Troop 160 Scout Master Hank Manz said the participants on the trip, the troop as a whole and the Lexington Community, are deeply affected by the incident. Manz was not on the trip. “We are all, of course, deeply saddened by this event. Our thoughts and prayers are with the Arena family. I can only imagine how awful this is for them. We are also concerned about the effects on all those who were part of the event and all families involved in scouting in Lexington,” Manz said in an email statement. “The outpouring of sympathy and the offers of help which started almost immediately after the accident has made me appreciate even more how wonderful Lexington is.”

The Dead River is dam-released water is released in regular intervals to create the conditions needed for white water rafting, Simmons said. He said there was no malfunction in the releasing mechanism. “It’s a set amount, but it’s the same amount they always have on a Dead River release,” Simmons said. Simmons said it is not uncommon for boats to flip during white water rafting trips.

Massachusetts man dies in West Forks rafting accident

By Rachel Ohm Staff Writer | @rachel_ohm | 207-612-2368

A Massachusetts man died Saturday after falling out of a raft while on a whitewater rafting trip in the West Forks, according to the Maine Warden Service. Michael Arena, 52, of Lexington, Massachusetts, was on a commercial rafting trip with North Country Rivers, a whitewater rafting outfitter out of Bingham, when he fell out of the raft as they were going through a series of rapids on the Dead River, Cpl. John MacDonald of the warden service said in an email Monday. Arena was chaperoning a trip with a Boy Scout troop that included his son, according to the Wicked Local Lexington newspaper. The paper reported that Arena was thrown from the boat, along with 13 scouts and six other adult chaperons, by powerful waves that nearly flipped it over. Only the rafting guide was not thrown from the boat, the paper said.

Jim Murton, the owner of North Country Rivers, said Monday that “the rafting trips are safe. There are no problems at all with the trips. It was an accident.” Murton declined to comment further. Upper Kennebec Valley Ambulance responded and pronounced Arena deceased at the scene, MacDonald said. The incident remains under investigation, and no further information was available, he said.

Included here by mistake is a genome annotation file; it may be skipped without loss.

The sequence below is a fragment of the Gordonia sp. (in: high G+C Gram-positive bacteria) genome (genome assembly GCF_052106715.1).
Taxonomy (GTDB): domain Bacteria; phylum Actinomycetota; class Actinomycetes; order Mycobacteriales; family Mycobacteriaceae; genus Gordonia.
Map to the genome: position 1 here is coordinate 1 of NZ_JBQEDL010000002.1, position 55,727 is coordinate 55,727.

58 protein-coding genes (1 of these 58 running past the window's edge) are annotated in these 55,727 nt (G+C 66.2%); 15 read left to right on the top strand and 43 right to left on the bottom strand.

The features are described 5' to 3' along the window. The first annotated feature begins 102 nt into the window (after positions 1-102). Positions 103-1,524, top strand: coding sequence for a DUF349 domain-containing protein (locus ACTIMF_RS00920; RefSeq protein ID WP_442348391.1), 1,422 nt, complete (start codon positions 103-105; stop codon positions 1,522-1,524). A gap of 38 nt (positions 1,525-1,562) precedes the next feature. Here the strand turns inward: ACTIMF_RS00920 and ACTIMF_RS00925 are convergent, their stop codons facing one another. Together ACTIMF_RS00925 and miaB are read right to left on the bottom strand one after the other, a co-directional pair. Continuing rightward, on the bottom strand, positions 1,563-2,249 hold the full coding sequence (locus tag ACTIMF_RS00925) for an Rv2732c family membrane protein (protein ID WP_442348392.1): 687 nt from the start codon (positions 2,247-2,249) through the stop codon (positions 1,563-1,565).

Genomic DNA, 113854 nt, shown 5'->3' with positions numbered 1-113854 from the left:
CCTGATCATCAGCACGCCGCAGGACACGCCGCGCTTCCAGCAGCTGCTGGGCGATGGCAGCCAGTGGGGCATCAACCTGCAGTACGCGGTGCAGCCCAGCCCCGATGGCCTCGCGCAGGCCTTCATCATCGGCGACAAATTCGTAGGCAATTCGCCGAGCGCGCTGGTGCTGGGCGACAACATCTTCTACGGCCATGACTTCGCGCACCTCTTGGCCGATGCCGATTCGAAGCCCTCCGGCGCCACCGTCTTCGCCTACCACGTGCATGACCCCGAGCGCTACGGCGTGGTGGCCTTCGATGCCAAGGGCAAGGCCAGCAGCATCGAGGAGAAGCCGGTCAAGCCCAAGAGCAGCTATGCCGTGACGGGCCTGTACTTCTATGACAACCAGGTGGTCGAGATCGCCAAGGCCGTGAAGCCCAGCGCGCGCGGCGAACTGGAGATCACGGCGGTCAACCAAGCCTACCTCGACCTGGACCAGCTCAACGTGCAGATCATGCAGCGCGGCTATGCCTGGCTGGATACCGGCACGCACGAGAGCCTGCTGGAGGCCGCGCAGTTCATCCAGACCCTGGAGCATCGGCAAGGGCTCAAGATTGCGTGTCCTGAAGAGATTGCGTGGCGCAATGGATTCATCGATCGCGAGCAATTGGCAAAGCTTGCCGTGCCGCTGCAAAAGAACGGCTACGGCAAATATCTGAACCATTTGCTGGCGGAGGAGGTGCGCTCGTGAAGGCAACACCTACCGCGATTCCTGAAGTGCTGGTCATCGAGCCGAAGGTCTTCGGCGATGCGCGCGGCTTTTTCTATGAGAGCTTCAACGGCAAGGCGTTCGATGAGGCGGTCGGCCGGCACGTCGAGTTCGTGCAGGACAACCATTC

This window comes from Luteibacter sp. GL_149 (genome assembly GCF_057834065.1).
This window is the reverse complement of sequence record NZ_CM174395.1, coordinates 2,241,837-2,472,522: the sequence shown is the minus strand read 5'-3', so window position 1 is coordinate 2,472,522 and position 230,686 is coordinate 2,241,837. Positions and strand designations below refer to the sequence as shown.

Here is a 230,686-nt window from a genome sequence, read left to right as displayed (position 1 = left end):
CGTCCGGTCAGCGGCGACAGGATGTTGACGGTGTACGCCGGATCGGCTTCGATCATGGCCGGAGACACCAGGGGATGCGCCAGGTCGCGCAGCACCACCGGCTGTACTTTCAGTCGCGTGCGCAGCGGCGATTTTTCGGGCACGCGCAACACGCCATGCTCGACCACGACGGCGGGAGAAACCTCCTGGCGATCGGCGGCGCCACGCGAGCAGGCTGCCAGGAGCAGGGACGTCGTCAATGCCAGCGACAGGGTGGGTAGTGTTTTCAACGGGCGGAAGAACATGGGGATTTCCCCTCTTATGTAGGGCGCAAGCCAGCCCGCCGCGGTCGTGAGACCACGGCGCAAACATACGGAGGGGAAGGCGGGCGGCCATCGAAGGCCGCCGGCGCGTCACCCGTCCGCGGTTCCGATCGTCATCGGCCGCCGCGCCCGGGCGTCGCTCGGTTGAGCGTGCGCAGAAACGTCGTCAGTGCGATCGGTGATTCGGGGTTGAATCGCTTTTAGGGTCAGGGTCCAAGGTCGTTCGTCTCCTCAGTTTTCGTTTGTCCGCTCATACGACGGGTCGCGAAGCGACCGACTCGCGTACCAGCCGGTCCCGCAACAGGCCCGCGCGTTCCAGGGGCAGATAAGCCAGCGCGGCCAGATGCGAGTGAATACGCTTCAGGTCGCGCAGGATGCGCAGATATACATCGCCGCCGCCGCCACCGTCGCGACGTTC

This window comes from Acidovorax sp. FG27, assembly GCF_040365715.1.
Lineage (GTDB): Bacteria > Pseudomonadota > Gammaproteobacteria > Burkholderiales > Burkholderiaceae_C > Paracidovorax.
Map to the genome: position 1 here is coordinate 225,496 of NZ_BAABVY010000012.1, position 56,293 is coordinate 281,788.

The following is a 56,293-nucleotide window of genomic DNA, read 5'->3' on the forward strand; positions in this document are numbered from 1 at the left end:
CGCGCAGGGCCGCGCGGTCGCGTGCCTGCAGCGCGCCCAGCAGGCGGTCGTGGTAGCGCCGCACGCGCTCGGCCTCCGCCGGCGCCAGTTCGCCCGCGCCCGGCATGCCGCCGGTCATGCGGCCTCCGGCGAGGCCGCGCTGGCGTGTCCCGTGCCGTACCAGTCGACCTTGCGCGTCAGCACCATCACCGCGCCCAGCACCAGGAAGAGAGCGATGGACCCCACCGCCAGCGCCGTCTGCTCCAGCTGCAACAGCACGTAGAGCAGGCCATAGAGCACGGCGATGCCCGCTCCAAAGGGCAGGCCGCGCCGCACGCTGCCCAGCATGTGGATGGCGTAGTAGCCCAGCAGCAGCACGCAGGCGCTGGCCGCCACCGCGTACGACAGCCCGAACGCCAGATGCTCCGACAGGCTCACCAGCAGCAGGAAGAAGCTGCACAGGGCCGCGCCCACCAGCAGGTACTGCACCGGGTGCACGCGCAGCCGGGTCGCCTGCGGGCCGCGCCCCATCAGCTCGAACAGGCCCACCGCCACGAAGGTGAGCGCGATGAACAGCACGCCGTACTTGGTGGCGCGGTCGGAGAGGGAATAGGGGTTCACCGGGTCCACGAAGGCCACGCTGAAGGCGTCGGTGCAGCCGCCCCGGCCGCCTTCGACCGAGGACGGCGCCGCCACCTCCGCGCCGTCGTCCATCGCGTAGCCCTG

Rachel Ohm — 612-2368

From Skip Morris, AW Northeast Region Streamkeeper

The Raft tilted (but did not flip) on a big breaking wave in the upper part of Lower Poplar Rapid, about 50-100 yards upstream of the Fry-o-lator Hole aka Unemployment Hole (itself located on river-left about 1/4 way down Lower Poplar).

All passengers (but not the raft guide) spilled out to the right side of the raft.

The Breaking Wave and Fry-o-lator holes are not significant features below 5000 cfs. At 6000cfs and greater they are more pronounced. The river level on the day of the accident was 7000cfs (verified against the old [retired] USGS gage (ID: 01045000).

Standing wave is located upstream of the Fry-o-lator Hole, left-of-center, but to right of Fry-o-lator. Rafts typically take a left-to-right line thru this wave to avoid Fry-o-lator which can be a keeper (but is not known to form a hydraulic).

There were 19 people in the Boy Scout group (from Lexington, MA) in several rafts. The passengers from this raft were two adult chaperones and four boy scouts, The 52-year-old victim was in the water 4-6 feet from raft. The guide reached out with his paddle within seconds of him entering the water yelling to grab the paddle, then tapping his shoulder with paddle. He did not respond. He was pulled into the raft within a minute of entering the water. He was completely unresponsive at that point with no pulse; CPR was started.

There was a Paramedic and an EMT present among the customers who continued administering aid.

At the bottom of Lower Poplar aid from a local fisherman was enlisted to call EMS. He also provided a truck for initial transport to a location reachable by EMS.

The water was cold, estimated about 45 degrees. The victim was wearing a full wet suit, but since Lower Poplar is the final rapid on the river (12 miles into the trip) exhaustion or cold may have been a factor. Official cause of death has not yet been stated.

Weeks later:

I just got off the phone with the Chief Medical Examiners office in Maine. The cause of death for the accident on the Dead May 14 was definitely drowning. There was no evidence of stroke, heart attack, or even hypothermia (they told me the doctors usually note that if detected). This seems surprising to me given that he went unresponsive immediately and was only in the water a short time before CPR was started.